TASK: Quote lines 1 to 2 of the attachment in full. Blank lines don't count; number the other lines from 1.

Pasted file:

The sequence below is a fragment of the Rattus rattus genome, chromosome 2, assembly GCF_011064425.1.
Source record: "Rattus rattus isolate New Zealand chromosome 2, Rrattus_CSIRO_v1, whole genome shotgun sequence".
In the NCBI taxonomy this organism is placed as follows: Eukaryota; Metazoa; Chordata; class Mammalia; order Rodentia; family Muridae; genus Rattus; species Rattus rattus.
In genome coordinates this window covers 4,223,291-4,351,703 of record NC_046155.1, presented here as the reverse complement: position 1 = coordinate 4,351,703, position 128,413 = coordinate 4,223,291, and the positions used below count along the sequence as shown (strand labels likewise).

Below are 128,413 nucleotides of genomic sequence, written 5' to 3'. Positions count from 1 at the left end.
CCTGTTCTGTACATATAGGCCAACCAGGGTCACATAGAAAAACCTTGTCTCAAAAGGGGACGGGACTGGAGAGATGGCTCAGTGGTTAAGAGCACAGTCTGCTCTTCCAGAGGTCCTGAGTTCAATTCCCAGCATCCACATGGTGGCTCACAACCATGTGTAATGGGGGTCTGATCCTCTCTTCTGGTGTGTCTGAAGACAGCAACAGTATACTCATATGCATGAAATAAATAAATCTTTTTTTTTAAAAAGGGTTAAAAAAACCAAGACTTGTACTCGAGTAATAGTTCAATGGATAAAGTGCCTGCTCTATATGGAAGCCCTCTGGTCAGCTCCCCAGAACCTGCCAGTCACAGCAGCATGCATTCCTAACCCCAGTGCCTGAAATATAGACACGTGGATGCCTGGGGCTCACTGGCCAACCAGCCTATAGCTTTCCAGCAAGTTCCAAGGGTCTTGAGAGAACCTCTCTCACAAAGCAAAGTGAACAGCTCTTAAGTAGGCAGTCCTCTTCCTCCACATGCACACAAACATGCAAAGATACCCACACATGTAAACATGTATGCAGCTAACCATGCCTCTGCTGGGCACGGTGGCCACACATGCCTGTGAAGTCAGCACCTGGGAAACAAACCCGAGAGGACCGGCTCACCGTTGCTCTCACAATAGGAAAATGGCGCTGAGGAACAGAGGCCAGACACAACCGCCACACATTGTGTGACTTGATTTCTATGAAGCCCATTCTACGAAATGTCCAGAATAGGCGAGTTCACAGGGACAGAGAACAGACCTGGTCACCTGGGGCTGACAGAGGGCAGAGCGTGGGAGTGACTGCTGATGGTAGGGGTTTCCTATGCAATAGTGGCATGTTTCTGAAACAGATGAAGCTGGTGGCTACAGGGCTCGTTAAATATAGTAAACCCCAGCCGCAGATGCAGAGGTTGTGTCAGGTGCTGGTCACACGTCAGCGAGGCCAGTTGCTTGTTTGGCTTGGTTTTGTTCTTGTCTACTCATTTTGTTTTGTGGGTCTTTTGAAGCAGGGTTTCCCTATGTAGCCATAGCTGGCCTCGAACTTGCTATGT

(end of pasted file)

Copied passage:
The sequence below is a fragment of the Rattus rattus genome, chromosome 2, assembly GCF_011064425.1.
Source record: "Rattus rattus isolate New Zealand chromosome 2, Rrattus_CSIRO_v1, whole genome shotgun sequence".